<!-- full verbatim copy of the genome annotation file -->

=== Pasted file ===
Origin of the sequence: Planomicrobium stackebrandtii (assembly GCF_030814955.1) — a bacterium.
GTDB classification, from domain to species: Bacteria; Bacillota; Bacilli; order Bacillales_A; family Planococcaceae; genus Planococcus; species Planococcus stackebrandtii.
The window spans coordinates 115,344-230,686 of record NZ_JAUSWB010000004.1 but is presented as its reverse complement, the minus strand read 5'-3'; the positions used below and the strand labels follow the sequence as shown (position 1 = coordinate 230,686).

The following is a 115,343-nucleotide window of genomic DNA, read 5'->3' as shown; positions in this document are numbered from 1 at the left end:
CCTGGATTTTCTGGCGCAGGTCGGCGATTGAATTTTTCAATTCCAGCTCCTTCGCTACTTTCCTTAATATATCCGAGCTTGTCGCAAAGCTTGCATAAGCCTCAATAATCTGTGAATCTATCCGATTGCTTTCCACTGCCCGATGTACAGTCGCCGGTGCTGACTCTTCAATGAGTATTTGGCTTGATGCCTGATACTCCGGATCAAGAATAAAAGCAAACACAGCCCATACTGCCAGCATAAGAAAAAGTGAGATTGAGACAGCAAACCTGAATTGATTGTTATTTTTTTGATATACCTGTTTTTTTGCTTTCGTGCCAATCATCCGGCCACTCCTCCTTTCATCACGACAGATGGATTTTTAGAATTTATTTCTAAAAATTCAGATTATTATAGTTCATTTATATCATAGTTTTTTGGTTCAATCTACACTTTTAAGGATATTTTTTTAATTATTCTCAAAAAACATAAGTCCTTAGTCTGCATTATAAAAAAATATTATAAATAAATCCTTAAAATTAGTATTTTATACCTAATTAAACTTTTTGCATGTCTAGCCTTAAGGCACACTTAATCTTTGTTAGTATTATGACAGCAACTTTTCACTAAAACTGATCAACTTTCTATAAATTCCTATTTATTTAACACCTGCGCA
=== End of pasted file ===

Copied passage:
Origin of the sequence: Planomicrobium stackebrandtii (assembly GCF_030814955.1) — a bacterium.
GTDB classification, from domain to species: Bacteria; Bacillota; Bacilli; order Bacillales_A; family Planococcaceae; genus Planococcus; species Planococcus stackebrandtii.
The window spans coordinates 115,344-230,686 of record NZ_JAUSWB010000004.1 but is presented as its reverse complement, the minus strand read 5'-3'; the positions used below and the strand labels follow the sequence as shown (position 1 = coordinate 230,686).

The following is a 115,343-nucleotide window of genomic DNA, read 5'->3' as shown; positions in this document are numbered from 1 at the left end:
CCTGGATTTTCTGGCGCAGGTCGGCGATTGAATTTTTCAATTCCAGCTCCTTCGCTACTTTCCTTAATATATCCGAGCTTGTCGCAAAGCTTGCATAAGCCTCAATAATCTGTGAATCTATCCGATTGCTTTCCACTGCCCGATGTACAGTCGCCGGTGCTGACTCTTCAATGAGTATTTGGCTTGATGCCTGATACTCCGGATCAAGAATAAAAGCAAACACAGCCCATACTGCCAGCATAAGAAAAAGTGAGATTGAGACAGCAAACCTGAATTGATTGTTATTTTTTTGATATACCTGTTTTTTTGCTTTCGTGCCAATCATCCGGCCACTCCTCCTTTCATCACGACAGATGGATTTTTAGAATTTATTTCTAAAAATTCAGATTATTATAGTTCATTTATATCATAGTTTTTTGGTTCAATCTACACTTTTAAGGATATTTTTTTAATTATTCTCAAAAAACATAAGTCCTTAGTCTGCATTATAAAAAAATATTATAAATAAATCCTTAAAATTAGTATTTTATACCTAATTAAACTTTTTGCATGTCTAGCCTTAAGGCACACTTAATCTTTGTTAGTATTATGACAGCAACTTTTCACTAAAACTGATCAACTTTCTATAAATTCCTATTTATTTAACACCTGCGCA